Poor societal response

  • EIA documents (including EIS) are expensive to produce and broad in potential application, but are typically treated as purely prospective documents with no follow up on actual environmental impacts or mitigation measures (except where required by a FONSI) Wentz, 2
  • Due to lack of follow-up on EIA documents, there is typically no way of knowing a government or company's environmental record over time Wentz, 3

Economic failures

  • Public spending on the level of wartime expenditures need to occur in order to prevent catastrophic levels of global warming and to mitigate the effects which will reach us. This is largely energy efficiency and public transit expenditure. Klein, 99
  • In the neoliberal era, the rate of emissions growth had been declining: 4.5% annual increases in the 1960s were down to 1% annual increase in the 1990s. Between 2000 and 2008, they shot up to 3.4%/year Klein, 74
  • Global emissions dipped in 2009 (likely due to the financial crisis) and increased 5.9% in 2010 - largest absolute increase since the Industrial Revolution Klein, 20
  • The ~500 million richest humans on earth are responsible for about half of global emissions Klein, 104

Political failures

  • Countries are currently allocated responsible for emissions created in their country, not for emissions caused by their consumption. Shipping/etc. in the open ocean is not accounted for. Klein, 73

Scientific failures

  • Climate change predictions have been underpredicted 20% more often than they have been overpredicted in the past 20 years Brysse

Long-term: environmental systems for societal collapse

  • Eight categories of environmentally based societal collapse: deforestation/habitat destruction, soil erosion/salinization/fertility loss, water management issues, overhunting, overfishing, non-native species effects, overpopulation (human), high impact per capita Diamond, 15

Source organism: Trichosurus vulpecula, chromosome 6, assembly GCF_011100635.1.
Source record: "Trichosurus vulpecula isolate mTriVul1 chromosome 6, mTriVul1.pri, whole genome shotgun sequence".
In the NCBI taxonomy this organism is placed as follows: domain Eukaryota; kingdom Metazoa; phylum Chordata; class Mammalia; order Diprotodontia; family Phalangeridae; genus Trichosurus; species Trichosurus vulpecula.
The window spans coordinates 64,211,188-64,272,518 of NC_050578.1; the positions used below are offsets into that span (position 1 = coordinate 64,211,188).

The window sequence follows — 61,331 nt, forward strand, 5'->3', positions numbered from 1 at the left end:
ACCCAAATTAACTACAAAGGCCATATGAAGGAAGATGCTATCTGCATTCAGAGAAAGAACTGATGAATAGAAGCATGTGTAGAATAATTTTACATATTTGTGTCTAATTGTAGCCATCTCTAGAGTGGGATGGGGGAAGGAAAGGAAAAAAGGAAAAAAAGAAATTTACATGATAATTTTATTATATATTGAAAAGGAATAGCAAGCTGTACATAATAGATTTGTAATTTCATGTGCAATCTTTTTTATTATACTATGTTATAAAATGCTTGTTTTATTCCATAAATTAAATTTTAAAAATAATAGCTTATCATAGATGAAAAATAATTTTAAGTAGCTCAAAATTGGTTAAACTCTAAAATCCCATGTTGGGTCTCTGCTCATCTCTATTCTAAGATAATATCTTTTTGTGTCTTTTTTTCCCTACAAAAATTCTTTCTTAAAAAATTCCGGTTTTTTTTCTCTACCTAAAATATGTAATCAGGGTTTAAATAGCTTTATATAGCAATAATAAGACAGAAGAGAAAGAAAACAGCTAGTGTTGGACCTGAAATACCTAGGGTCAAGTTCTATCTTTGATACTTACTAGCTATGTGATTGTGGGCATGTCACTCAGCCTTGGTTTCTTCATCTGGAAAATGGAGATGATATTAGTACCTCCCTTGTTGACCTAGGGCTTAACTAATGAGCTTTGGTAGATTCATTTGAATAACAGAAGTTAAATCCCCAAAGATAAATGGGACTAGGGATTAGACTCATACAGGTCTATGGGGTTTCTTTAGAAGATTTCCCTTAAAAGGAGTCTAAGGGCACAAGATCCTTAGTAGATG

• Five factors in societal collapse: environmental damage, climate change, hostile neighbors, friendly trade partners (these four optional), and society's response to its problems (always significant) Diamond, 13
  • Past societal collapse theme: a series of good years --> population growth --> intensified (unsustainable) agriculture --> adoption of marginal lands for agriculture and interdependence (trade) --> environmental damage --> inability to continue using marginal lands --> poor resilience due to interdependence, food shortages --> starvation/war/weakness and disease, etc. Diamond, 15, 97
  • Difference between modern world and past societies which collapsed. Risk-lowering differences: tech advances, globalization, medicine, knowledge of other societies. Risk-heightening differences: unintended effects of tech, global interdependence, dependence on modern medicine for survival, enormous population Diamond, 11

[aggarwal]: https://www.sciencedirect.com/science/article/pii/S1040619013001917 "Aggarwal, Sonia and Harvey, Hal. 'Rethinking Energy Policy to Deliver a Clean Energy Future.' Energy Innovation, 2013."

[trabish-dynamic]: https://www.utilitydive.com/news/beyond-tou-is-more-dynamic-pricing-the-future-of-rate-design/447171/ "Trabish, Herman. 'Beyond ToU: Is more dynamic pricing the future of rate design?' Utility Dive, 2017."

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